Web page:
Orientation of the division axis can determine cell fate in the presence of morphogenetic gradients. Understanding how mitotic cells integrate directional cues is therefore an important question in embryogenesis. Here, we investigate the effect of dynamic shear forces on confined mitotic cells. We found that human epithelial cells (hTERT-RPE1) as well as MC3T3 osteoblasts align their mitotic spindle perpendicular to the external force. Spindle orientation appears to be a consequence of cell elongation along the zero-force direction in response to the dynamic shear. This process is a nonlinear response to the strain amplitude, requires actomyosin activity and correlates with redistribution of myosin II. Mechanosteered cells divide normally, suggesting that this mechanism is compatible with biological functions.


P. Fernandez, M. Maier, M. Lindauer, C. Kuffer, Z. Storchova, A.R. Bausch (2011)

Mitotic Spindle Orients Perpendicular to the Forces Imposed by Dynamic Shear

PLOSone, 6, e28965

To understand mechanotransduction, purely mechanical phenomena resulting from the crosstalk between contractile cells and their elastic surroundings must be distinguished from adaptive responses to mechanical cues. Here, we revisit the compaction of freely suspended collagengels by embedded cells, where a small volume fraction of cells (osteoblasts and fibroblasts) compacts the surrounding matrix by two orders of magnitude. Combining micropatterning with time-lapse strain mapping, we find gel compaction to be crucially determined by mechanical aspects of the surrounding matrix. First, it is a boundary effect: the compaction propagates from the edges of the matrix into the bulk. Second, the stress imposed by the cells irreversibly compacts the matrix and renders it anisotropic as a consequence of its nonlinear mechanics and the boundary conditions. Third, cell polarization and alignment follow in time and seem to be a consequence of gel compaction, at odds with current mechanosensing conceptions. Finally, our observation of a threshold cell density shows gel compaction to be a cooperative effect, revealing a mechanical interaction between cells through the matrix. The intricate interplay between cell contractility and surrounding matrix mechanics provides an important organizing principle with implications for many physiological processes such as tissue development.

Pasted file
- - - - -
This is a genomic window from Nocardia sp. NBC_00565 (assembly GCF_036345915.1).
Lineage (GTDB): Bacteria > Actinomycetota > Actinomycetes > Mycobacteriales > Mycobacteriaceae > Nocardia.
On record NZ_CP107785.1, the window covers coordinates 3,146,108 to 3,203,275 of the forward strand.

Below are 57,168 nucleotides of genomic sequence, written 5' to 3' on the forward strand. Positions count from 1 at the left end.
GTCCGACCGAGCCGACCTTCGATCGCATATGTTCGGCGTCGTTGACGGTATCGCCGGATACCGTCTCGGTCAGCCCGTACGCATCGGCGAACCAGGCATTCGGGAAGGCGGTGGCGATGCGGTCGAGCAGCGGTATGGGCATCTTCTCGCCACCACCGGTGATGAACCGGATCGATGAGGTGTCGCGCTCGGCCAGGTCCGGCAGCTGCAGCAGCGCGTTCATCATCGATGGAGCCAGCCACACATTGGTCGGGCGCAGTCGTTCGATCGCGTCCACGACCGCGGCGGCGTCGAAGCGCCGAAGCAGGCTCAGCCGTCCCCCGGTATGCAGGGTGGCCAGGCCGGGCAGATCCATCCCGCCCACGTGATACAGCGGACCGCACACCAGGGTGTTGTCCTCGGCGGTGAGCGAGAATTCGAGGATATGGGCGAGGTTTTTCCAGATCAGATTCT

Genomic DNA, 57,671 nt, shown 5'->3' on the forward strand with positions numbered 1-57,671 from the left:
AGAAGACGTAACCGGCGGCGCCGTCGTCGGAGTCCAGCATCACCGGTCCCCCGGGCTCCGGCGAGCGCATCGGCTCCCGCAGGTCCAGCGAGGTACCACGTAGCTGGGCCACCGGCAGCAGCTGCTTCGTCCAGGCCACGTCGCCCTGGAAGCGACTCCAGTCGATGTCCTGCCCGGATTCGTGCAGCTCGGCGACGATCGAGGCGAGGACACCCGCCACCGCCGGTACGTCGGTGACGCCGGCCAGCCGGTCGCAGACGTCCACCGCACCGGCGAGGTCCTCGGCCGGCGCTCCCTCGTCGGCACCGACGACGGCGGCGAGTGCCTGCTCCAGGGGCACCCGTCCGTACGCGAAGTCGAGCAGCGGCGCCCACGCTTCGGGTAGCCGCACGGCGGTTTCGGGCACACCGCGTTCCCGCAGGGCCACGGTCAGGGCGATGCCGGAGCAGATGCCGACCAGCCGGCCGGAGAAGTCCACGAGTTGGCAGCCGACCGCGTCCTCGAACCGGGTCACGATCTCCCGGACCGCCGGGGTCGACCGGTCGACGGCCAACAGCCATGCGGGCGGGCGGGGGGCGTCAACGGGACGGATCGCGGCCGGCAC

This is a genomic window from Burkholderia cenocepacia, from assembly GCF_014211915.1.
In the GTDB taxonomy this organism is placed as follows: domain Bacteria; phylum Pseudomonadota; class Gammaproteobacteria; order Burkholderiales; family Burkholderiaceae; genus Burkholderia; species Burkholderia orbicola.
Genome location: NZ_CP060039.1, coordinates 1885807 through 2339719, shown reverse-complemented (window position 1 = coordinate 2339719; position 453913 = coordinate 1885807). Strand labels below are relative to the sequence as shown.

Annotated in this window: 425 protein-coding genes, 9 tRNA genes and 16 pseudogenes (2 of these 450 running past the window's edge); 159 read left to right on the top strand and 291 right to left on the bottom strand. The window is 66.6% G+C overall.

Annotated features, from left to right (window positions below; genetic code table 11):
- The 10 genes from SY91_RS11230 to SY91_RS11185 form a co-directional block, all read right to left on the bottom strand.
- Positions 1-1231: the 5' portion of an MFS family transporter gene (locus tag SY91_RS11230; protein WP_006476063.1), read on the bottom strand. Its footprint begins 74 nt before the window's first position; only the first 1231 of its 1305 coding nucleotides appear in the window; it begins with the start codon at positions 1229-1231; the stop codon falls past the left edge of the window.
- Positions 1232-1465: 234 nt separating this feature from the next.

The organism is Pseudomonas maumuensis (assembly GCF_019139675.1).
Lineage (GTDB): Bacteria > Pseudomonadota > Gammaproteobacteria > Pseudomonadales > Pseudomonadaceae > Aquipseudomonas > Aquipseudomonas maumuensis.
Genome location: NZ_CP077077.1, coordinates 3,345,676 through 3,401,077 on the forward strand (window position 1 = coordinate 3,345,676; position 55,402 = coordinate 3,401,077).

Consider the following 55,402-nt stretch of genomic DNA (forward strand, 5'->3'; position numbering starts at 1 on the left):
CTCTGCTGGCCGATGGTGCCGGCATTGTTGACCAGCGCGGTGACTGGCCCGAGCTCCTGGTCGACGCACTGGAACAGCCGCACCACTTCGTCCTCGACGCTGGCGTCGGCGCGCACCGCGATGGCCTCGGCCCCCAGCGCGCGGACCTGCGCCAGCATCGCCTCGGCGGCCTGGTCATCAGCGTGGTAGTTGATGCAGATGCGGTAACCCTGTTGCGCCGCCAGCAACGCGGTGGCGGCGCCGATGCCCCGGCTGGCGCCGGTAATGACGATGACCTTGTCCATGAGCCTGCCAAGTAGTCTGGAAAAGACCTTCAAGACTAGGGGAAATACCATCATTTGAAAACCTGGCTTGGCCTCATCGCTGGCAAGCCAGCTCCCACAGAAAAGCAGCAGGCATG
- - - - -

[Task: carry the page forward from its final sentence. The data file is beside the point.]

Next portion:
P. Fernandez, A.R. Bausch (2009)

The compaction of gels by cells: a case of collective mechanical activity

Integrative Biology, 1, 252-259